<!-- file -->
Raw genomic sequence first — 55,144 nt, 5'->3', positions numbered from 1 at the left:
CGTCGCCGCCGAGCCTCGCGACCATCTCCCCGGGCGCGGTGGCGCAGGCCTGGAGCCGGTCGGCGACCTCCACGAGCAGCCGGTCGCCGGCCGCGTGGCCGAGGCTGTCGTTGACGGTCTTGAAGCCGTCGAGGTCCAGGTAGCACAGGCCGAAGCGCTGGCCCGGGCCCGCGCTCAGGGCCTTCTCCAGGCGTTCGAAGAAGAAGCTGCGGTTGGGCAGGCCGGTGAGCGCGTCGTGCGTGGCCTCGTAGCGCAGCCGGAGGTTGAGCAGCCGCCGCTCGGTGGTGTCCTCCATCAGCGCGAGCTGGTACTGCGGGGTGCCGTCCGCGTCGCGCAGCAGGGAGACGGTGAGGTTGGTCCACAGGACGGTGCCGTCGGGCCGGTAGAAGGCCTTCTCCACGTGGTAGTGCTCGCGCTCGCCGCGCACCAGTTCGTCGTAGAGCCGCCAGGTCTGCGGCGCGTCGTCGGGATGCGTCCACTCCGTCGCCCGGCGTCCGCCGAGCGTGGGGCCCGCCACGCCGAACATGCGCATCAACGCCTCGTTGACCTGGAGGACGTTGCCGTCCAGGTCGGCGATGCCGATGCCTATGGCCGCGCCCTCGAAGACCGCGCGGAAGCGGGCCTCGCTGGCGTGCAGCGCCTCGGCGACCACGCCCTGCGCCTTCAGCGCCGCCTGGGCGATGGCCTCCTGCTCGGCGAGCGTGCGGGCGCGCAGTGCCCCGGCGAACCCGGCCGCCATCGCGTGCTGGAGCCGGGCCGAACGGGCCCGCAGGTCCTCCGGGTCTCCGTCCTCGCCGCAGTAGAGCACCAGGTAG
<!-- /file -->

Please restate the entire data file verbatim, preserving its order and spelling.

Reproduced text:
Raw genomic sequence first — 55,144 nt, 5'->3', positions numbered from 1 at the left:
CGTCGCCGCCGAGCCTCGCGACCATCTCCCCGGGCGCGGTGGCGCAGGCCTGGAGCCGGTCGGCGACCTCCACGAGCAGCCGGTCGCCGGCCGCGTGGCCGAGGCTGTCGTTGACGGTCTTGAAGCCGTCGAGGTCCAGGTAGCACAGGCCGAAGCGCTGGCCCGGGCCCGCGCTCAGGGCCTTCTCCAGGCGTTCGAAGAAGAAGCTGCGGTTGGGCAGGCCGGTGAGCGCGTCGTGCGTGGCCTCGTAGCGCAGCCGGAGGTTGAGCAGCCGCCGCTCGGTGGTGTCCTCCATCAGCGCGAGCTGGTACTGCGGGGTGCCGTCCGCGTCGCGCAGCAGGGAGACGGTGAGGTTGGTCCACAGGACGGTGCCGTCGGGCCGGTAGAAGGCCTTCTCCACGTGGTAGTGCTCGCGCTCGCCGCGCACCAGTTCGTCGTAGAGCCGCCAGGTCTGCGGCGCGTCGTCGGGATGCGTCCACTCCGTCGCCCGGCGTCCGCCGAGCGTGGGGCCCGCCACGCCGAACATGCGCATCAACGCCTCGTTGACCTGGAGGACGTTGCCGTCCAGGTCGGCGATGCCGATGCCTATGGCCGCGCCCTCGAAGACCGCGCGGAAGCGGGCCTCGCTGGCGTGCAGCGCCTCGGCGACCACGCCCTGCGCCTTCAGCGCCGCCTGGGCGATGGCCTCCTGCTCGGCGAGCGTGCGGGCGCGCAGTGCCCCGGCGAACCCGGCCGCCATCGCGTGCTGGAGCCGGGCCGAACGGGCCCGCAGGTCCTCCGGGTCTCCGTCCTCGCCGCAGTAGAGCACCAGGTAG